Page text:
August 25, 2014

8 Screenwriting Tips That Will Help You in the Long Run

Darius BrittDespite the fact that the internet is brimming with tips and tricks for becoming a better screenwriter (we even have our own in-house guru, Christopher Boone), the screenwriting gods rarely make divine promises of favor to mere mortals like us. No, prosperity, whether measured in money earned or pages written, does not come easy; it all depends on how hard and tenaciously you're willing to work. So, what are some practical things we can do as screenwriters now that will foster beneficial writing and creative habits later? Filmmaker Darius Britt shares 8 screenwriting tips that can help you build a solid foundation and improve your skills.

Many of the things Britt mentions in his video below will help you more in the long run, so if you're looking for a quick fix, these are probably not going to do it -- in fact, I don't think that there's anything that can. Such is the sad life of a sad writer. Ammiright? At any rate, take a look:

If you've researched this topic before, chances are you've read about many of these tips before, like reading scripts and watching movies. However, Britt's insight as to why those things are so important is right on point. For instance, one of his tips is to write every day -- a pretty common thing to hear, and honestly, it's a point that is argued quite a bit among writers. Some believe writing when you don't feel like it is just a waste of time since your ideas aren't inspired (you become a machine rather than an artist), while some believe writing consistently builds the discipline professionals need to be successful. Britt brings up a great point, though, that the writer who writes every day is probably going to be a better writer than the one who only writes sporadically. Why? For the sheer fact that the writer who writes every day is writing more, and therefore practicing more. The more you write, the better you'll get.

Britt's suggestions make up a great daily routine (maybe weekly for some things) for anyone who's interested in becoming a serious writer. Jot down stuff that happens to you to use in your writing. Hear from other screenwriters about their process. Watch and study good/bad movies to find out what works and why and what doesn't work and why. Watching both Chinatown and, say, The Last Airbender will give you all sorts of knowledge on structure, character development, and dialog. Read and study scripts! The shelves in my bookcase dedicated solely to screenplays aren't there to impress dates, you guys. (They don't -- or wouldn't -- whatever.) Even if you read and lightly studied one every week, after a year, you'd have 52 scripts' worth of story structures, character arches, archetypes, and dialog swimming around in your brain.

It's a lot of work, and you won't see results right away, but keep plugging away, and pretty soon you'll see a difference. It's like going to the gym, only with less sweating.

What things do you do daily (or weekly) that make you a better screenwriter?

[via D4Darious]

Your Comment

22 Comments

I like the tip about bad movies. Makes perfect sense!

August 25, 2014 at 5:02PM, Edited September 4, 11:56AM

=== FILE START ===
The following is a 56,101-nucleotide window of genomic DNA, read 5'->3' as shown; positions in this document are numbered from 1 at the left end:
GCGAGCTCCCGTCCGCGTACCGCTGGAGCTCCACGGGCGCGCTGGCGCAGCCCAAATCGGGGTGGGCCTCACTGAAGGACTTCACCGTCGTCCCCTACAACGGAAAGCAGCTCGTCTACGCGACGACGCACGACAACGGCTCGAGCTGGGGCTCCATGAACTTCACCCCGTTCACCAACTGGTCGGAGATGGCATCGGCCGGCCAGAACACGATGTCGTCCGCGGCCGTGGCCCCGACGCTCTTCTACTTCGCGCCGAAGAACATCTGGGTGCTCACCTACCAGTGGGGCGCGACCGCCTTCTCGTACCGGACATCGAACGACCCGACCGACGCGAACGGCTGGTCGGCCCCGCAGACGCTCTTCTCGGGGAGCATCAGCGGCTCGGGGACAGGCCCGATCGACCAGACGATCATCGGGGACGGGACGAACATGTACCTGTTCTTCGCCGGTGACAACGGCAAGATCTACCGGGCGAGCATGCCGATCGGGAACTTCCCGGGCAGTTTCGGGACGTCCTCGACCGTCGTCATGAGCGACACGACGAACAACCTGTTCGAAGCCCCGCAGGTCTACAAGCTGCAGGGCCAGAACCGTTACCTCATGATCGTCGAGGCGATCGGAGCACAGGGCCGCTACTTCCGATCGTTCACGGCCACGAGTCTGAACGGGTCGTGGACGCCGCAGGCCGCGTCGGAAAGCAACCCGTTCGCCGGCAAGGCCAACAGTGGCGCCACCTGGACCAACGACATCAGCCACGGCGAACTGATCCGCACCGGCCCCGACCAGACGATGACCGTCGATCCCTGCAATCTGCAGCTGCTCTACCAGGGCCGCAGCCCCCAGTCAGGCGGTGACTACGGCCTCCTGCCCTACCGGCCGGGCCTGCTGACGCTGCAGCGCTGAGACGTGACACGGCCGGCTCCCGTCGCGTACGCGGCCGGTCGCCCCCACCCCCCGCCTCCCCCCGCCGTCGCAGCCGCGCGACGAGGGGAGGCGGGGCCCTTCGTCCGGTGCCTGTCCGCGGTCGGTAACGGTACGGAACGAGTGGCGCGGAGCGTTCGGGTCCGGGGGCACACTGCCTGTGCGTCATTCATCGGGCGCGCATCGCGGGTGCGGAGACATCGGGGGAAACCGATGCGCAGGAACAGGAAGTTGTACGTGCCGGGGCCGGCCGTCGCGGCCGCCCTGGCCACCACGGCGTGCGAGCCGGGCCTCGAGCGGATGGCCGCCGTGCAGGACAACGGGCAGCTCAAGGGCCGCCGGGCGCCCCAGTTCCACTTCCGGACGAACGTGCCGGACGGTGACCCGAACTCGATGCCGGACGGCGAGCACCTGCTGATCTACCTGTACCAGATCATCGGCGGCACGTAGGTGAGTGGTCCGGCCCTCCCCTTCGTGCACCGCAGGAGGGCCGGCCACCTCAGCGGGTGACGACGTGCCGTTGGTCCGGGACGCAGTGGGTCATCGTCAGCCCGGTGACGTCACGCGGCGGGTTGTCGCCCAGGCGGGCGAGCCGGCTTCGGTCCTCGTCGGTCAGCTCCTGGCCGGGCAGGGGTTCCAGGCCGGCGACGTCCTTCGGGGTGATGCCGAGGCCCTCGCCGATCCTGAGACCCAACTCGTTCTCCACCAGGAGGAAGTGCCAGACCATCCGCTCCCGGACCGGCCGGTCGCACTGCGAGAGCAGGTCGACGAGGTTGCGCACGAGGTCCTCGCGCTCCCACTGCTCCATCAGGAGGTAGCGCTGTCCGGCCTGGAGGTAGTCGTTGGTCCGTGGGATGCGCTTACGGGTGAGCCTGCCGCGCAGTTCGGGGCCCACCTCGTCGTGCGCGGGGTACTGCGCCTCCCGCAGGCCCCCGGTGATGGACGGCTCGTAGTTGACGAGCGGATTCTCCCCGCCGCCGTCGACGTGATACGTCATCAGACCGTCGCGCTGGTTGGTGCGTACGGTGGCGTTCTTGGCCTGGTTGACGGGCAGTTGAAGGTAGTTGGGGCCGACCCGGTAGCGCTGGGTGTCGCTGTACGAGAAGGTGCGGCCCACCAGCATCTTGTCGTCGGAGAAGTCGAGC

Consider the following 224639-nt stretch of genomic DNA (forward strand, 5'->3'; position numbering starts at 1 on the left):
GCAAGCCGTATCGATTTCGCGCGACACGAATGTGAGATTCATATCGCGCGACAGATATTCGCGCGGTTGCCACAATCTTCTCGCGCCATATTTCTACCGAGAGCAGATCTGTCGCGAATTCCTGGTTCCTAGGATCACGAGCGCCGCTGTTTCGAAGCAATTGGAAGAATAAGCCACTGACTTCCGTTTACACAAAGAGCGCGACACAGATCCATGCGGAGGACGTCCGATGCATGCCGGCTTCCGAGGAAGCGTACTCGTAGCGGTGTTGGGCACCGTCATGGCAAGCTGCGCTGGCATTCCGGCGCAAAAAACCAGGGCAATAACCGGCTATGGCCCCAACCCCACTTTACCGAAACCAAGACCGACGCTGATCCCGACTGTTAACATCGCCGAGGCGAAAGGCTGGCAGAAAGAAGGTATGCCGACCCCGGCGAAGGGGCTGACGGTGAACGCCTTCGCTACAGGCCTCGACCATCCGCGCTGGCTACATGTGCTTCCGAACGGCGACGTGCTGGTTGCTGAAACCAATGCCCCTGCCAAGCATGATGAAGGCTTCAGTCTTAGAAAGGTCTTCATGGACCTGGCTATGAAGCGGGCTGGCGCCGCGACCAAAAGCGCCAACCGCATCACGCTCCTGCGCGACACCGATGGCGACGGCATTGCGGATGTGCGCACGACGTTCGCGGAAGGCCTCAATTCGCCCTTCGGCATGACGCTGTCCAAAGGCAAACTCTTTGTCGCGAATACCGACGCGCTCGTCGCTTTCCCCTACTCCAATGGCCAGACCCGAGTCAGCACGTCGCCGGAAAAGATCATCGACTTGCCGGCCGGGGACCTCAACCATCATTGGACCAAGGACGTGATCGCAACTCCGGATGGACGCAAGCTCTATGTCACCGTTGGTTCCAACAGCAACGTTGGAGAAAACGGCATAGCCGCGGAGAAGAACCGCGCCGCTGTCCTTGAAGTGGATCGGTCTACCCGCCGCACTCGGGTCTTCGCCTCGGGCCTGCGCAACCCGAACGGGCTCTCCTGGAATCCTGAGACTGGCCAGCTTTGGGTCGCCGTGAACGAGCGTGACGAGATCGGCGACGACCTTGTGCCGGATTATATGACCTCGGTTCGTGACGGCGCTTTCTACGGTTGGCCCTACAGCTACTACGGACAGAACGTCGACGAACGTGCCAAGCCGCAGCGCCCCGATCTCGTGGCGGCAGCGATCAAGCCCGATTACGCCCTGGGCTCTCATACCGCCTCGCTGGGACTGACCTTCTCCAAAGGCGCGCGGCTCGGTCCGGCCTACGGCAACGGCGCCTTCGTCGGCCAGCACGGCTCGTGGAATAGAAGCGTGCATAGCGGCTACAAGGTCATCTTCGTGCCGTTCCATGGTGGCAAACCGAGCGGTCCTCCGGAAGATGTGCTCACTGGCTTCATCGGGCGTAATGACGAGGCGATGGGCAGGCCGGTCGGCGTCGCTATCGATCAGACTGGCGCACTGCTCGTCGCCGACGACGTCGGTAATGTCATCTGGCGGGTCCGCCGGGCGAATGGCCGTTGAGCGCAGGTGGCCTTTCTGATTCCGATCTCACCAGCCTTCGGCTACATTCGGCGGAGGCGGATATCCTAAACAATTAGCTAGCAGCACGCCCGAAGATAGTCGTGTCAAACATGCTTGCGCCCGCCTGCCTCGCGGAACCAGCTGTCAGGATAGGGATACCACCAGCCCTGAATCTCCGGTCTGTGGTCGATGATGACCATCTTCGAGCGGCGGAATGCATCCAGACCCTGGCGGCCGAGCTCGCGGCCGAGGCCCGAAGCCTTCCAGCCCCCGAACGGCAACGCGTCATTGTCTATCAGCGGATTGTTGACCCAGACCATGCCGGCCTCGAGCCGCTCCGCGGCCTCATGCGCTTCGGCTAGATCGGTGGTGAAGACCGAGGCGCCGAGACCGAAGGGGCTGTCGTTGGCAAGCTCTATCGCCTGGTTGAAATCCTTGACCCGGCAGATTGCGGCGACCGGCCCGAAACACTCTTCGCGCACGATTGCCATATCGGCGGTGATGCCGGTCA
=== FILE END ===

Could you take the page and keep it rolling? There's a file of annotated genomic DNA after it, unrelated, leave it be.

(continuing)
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Kasper

Thank you Kasper

August 26, 2014 at 7:14PM, Edited September 4, 11:56AM

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Darious J. Britt

Watching animation (Pixar - Dysney) to learn script-writing seems a good tip.

August 25, 2014 at 5:51PM, Edited September 4, 11:56AM

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Gul Ramani

Thanks for the tips. They were very helpful.

I'm interested in hearing more about your method for breaking down down a movie. You mention things like finding the beginning and ending points for the three acts, identifying the character arcs, and so forth. What are the other elements you look for? Do you have a checklist you use?

August 26, 2014 at 4:55AM, Edited September 4, 11:56AM

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We've touched on this briefly in articles before, but I think it'd be a good idea to do a full write-up on how to break one down.

Really quickly, here are a few things I do when I break down a movie's narrative:

-Write the logline (in my own words)
-Write the synopsis (in my own words)
-Write down the running time
-Make a list of main characters and jot down a quick bio (1-3 sentences)
-Do a beat sheet, (a list of major plot points)

This isn't the only way to do it, but it certainly helps me! (Stay tuned for an in-depth article on this! Thanks for the inspiration!)

August 26, 2014 at 5:46AM, Edited September 4, 11:56AM

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V Renée
Nights & Weekends Editor
Writer/Director

Yes, makes perfect sense. But the moments that stay in the head could be written down also.

August 26, 2014 at 12:40PM, Edited September 4, 11:56AM

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Gul Ramani

Isn't this more or less what the already established "Save the Cat" books say?

August 26, 2014 at 8:47AM, Edited September 4, 11:56AM

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Torben

Thanks for sharing!

August 26, 2014 at 2:40PM, Edited September 4, 11:56AM

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Altus Firh

Thank you for commenting.